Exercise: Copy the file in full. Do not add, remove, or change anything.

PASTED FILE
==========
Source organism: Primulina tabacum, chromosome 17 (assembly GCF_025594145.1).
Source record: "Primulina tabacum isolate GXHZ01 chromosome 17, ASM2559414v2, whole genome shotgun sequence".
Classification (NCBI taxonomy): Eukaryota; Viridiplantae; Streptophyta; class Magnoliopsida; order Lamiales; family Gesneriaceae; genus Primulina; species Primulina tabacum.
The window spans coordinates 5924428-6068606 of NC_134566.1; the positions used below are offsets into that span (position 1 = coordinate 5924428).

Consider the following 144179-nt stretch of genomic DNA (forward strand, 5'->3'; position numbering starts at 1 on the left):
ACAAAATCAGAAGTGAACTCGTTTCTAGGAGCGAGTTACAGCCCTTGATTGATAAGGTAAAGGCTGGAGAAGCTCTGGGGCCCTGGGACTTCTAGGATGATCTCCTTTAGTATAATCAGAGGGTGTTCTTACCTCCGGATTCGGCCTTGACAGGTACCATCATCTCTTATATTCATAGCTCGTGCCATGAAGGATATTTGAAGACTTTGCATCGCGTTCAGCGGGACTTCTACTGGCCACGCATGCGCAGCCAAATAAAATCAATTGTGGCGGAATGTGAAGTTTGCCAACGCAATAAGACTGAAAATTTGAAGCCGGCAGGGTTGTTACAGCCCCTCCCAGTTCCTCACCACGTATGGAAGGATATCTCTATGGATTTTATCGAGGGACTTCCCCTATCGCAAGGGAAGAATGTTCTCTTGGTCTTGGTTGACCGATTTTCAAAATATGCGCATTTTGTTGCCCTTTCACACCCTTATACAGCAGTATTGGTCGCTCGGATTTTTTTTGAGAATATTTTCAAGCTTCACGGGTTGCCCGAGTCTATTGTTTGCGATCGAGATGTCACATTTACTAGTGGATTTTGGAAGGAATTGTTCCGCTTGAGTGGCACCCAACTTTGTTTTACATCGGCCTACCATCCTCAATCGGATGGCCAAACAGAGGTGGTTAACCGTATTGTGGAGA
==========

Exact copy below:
Source organism: Primulina tabacum, chromosome 17 (assembly GCF_025594145.1).
Source record: "Primulina tabacum isolate GXHZ01 chromosome 17, ASM2559414v2, whole genome shotgun sequence".
Classification (NCBI taxonomy): Eukaryota; Viridiplantae; Streptophyta; class Magnoliopsida; order Lamiales; family Gesneriaceae; genus Primulina; species Primulina tabacum.
The window spans coordinates 5924428-6068606 of NC_134566.1; the positions used below are offsets into that span (position 1 = coordinate 5924428).

Consider the following 144179-nt stretch of genomic DNA (forward strand, 5'->3'; position numbering starts at 1 on the left):
ACAAAATCAGAAGTGAACTCGTTTCTAGGAGCGAGTTACAGCCCTTGATTGATAAGGTAAAGGCTGGAGAAGCTCTGGGGCCCTGGGACTTCTAGGATGATCTCCTTTAGTATAATCAGAGGGTGTTCTTACCTCCGGATTCGGCCTTGACAGGTACCATCATCTCTTATATTCATAGCTCGTGCCATGAAGGATATTTGAAGACTTTGCATCGCGTTCAGCGGGACTTCTACTGGCCACGCATGCGCAGCCAAATAAAATCAATTGTGGCGGAATGTGAAGTTTGCCAACGCAATAAGACTGAAAATTTGAAGCCGGCAGGGTTGTTACAGCCCCTCCCAGTTCCTCACCACGTATGGAAGGATATCTCTATGGATTTTATCGAGGGACTTCCCCTATCGCAAGGGAAGAATGTTCTCTTGGTCTTGGTTGACCGATTTTCAAAATATGCGCATTTTGTTGCCCTTTCACACCCTTATACAGCAGTATTGGTCGCTCGGATTTTTTTTGAGAATATTTTCAAGCTTCACGGGTTGCCCGAGTCTATTGTTTGCGATCGAGATGTCACATTTACTAGTGGATTTTGGAAGGAATTGTTCCGCTTGAGTGGCACCCAACTTTGTTTTACATCGGCCTACCATCCTCAATCGGATGGCCAAACAGAGGTGGTTAACCGTATTGTGGAGA